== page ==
UltraComb uses 32 taps on a delay line to create comb-filtering effects. By using individual taps instead of a feedback loop, you can manipulate the delays independently of each other.
Both of these controls affect the pitch and timing of the filter. Unsurprisingly, the Pitch control is much more suited for pitched effects. The number-box on the pitch control is for fine tuning. You can fatten the sound by slightly detuning the left and right channels. The Time control sets the delay time in milliseconds. Youll notice that you will only get pitched sounds in the lowest part of its register (roughly 35 milliseconds or less), but it’s also useful for creating rhythmic effects, particularly in conjunction with the Droop control.
The Droop control shapes the times of the delay line. Negative values will produce fall-off or decelerating effects depending on the length of the base delay. Positive values will produce the opposite effect.
In an ordinary comb filter, delays are spaced perfectly evenly, e.g. at 0.1, 0.2, 0.3, 0.4, 0.5, 0.6, 0.7, 0.8, 0.9, and 1. Droop takes these times and applies an exponent to them, making what had looked like a straight line turn into a curve. For example, when you square the values (0.01, 0.04, 0.09, 0.16, 0.25, 0.36, 0.49, 0.64, 0.81, 1), the values are now closer to the beginning than they are to the end. This will produce a decelerando when multiplied by a bigger delay time, or a downwards gliss when multiplied by a short delay time.
This control determines how many taps are on at a time. Because there are only 32 taps, if you choose a very short delay time (e.g. 10 ms), the effect will go on for 320 ms even if the Max Time is set higher than this. There is, however, an indicator on the Max Time panel which shows the maximum length of the effect at the current delay time.
This control will affect both the length of the affect as well as the strength of its pitch.
You may have noticed some noise when changing the Pitch, Time, or Droop controls when this switch is off. This is most noticeable on pitched, sustained sounds. This noise happens because the delay times are changing; it’s akin to the sound you get when you manually move the needle on a record to a different location. To avoid this sound, you can select the HQ switch which uses an interpolating delay instead of the plain delay. The interpolating delay cross fades between two delays, avoiding the noise. Because it requires twice as many delays, it is moderately more CPU-intensive.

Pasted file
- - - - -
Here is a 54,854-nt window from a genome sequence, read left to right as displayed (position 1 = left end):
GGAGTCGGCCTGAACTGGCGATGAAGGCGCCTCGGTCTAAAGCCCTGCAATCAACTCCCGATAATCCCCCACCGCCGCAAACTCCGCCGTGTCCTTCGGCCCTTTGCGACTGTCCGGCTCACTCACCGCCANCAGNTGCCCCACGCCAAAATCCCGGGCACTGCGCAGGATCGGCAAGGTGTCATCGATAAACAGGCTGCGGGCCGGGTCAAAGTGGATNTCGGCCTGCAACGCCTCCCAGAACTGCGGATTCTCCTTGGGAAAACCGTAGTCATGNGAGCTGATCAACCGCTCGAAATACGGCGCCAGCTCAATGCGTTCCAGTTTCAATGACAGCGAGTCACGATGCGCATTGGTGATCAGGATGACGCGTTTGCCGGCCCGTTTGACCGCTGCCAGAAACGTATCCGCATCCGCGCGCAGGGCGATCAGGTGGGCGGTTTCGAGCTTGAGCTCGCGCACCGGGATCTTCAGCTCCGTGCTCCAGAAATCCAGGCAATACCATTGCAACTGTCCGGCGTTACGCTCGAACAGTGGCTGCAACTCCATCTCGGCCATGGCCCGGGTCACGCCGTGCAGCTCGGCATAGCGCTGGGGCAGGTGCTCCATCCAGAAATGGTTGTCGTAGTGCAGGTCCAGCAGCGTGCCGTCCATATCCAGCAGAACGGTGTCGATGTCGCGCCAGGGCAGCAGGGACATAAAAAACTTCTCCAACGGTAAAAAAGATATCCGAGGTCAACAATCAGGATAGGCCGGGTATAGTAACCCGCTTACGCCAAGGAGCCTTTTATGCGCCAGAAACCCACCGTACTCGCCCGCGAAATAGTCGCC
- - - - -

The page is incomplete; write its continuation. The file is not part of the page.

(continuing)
Attack fades in the taps at the beginning, and Release does the same for the end. These values are specific to the amount set by the actual Max Time (the parenthetical value on the Max Time panel). The combination of these two is always scaled to be out of 100%.
|100%||0%||Fade in over 100%|
|0%||100%||Fade out over 100%|
|100%||100%||Fade in for 50%, fade out for 50%|
|50%||50%||Fade in for 50%, fade out for 50%|
Pitch/Ms switches between choosing delay time via pitch (MIDI) values or millisecond values. You can choose much longer times in milliseconds and use the unit as more of a delay.
On/Off and Momentary turn the effect on and off. Both of these are affected by the In and Out times below, which set the fade durations for both buttons. Momentary goes for as long as you hold it.
Dry adds the unaltered signal back in while the effect is on. This is especially helpful for providing clarity in situations where the filter is fading in.
The Link button enables the Left and Right controls to move in tandem.